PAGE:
How to not fail the sanity check aka Phone interviews!
By Janelle Mckenzie | Oxford Knight
Telephone interviews are meant to be a sanity check, but you’d be surprised at how many candidates mess up the basics. Often it’s not down to a lack of knowledge, but simply because a few simple things have not been done.
The tips below are trivial advice, but all necessary to pass a telephone interview.
Prepare yourself or the telephone interview:
- Find a quiet place to work. You should expect to be in an environment where you feel comfortable solving problems. If you’re in a busy or noisy area, it’s going to be hard for you to concentrate and difficult for your interviewer to understand you.
- Make sure your phone works. This should be self-explanatory, but you’d be surprised at how many dropped calls happen during a telephone interview. Number one offender is the poor batter life. Second biggest offender is poor reception. As such, simple tip make sure the phone is charged and the reception bar is solid.
- Phone comfort: I am a recruiter and have got used to talking on the phone, but even I struggle with a new handset working environment. Before interviewing use a headset that allows you to talk comfortably while typing or writing
- Have a pen and paper ready. It’ll be much easier to think through problems if you have something to visualise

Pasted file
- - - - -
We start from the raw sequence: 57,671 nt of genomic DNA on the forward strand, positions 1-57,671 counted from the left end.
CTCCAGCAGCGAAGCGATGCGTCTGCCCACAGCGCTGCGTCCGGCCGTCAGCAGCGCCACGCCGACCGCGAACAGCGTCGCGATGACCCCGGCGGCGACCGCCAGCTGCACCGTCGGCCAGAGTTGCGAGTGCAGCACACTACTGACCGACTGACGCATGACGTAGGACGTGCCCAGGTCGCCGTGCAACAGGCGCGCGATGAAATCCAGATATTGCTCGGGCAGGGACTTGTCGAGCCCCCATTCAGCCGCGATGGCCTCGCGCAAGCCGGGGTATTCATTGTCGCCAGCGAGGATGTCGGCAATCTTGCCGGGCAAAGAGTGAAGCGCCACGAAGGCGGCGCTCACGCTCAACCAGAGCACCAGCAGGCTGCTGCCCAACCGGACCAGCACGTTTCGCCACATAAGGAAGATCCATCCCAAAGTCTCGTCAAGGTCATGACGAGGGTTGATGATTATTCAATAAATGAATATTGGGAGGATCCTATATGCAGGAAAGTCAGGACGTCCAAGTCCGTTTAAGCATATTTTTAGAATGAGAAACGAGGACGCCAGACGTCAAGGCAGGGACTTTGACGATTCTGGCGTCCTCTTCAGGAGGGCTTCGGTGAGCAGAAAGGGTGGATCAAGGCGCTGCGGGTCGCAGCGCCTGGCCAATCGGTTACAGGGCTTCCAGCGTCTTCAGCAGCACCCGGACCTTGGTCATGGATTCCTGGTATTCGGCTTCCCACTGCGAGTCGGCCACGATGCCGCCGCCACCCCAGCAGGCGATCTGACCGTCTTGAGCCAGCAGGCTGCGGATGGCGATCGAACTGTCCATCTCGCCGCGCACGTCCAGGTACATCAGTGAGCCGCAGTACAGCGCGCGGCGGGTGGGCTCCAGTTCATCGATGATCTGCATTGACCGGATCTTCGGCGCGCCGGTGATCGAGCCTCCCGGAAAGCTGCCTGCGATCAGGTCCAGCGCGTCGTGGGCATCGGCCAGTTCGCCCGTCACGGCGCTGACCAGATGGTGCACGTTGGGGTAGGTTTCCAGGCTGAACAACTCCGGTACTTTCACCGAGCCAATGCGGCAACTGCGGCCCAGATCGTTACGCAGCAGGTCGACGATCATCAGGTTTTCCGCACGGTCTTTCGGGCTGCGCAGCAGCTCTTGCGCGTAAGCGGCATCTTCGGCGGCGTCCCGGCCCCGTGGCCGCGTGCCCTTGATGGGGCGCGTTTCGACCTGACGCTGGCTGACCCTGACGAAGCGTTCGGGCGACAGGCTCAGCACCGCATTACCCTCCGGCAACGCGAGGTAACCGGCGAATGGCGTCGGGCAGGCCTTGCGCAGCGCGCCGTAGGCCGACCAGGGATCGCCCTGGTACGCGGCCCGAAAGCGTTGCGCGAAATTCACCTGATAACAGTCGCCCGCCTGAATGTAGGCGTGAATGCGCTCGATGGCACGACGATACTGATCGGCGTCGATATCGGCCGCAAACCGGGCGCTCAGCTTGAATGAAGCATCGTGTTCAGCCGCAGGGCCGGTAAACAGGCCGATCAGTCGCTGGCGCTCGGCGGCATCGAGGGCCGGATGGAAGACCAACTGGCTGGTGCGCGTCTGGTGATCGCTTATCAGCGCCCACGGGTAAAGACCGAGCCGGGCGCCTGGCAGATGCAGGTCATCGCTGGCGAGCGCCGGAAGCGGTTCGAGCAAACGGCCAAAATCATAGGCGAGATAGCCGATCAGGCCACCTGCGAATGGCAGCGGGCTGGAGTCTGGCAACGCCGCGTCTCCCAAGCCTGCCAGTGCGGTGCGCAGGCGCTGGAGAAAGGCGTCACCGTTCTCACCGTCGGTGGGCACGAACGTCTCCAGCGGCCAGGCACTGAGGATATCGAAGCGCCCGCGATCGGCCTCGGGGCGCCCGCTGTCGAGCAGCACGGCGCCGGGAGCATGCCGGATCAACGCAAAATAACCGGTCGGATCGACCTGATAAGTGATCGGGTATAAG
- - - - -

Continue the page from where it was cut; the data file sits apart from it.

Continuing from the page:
- Be prepared. Does your research – check out our website, read some of the blogs. Show some interest in the role/company. Even if it’s an exploratory call, do some research it’s never a waste of time to know what is happening out there.
- Think out loud. Remember the interviewer can’t see your face so rather than have period of silence it’s good to share you thought process.
- Ask questions for clarification: If anything is unclear about the problem, ask for clarification rather than answers the wrong question.
- Start simple and then expand. Try to cut right to the point and answer the question and then expand. A common failure is candidates that do a lot of talking and cover interesting points, but actually fail to answer the question.
After you’re done with the technical part of the interview, you should ask the interviewer a few questions. Don’t worry about asking the right questions…Typical questions: What does the role involve? What specific project will I work on? What training is on offer? However, don’t limit yourself to these topics!
By Janelle McKenzie
Linked In: http://www.linkedin.com/in/janellemckenzie
Oxford Knight is a technical recruitment agency. None of our consultants have written a line of code… yet. We apologise if this article doesn’t keep some purest happy, but we’re trying to build a new generation of technical recruitment agencies…. We listen, participate, and deliver.
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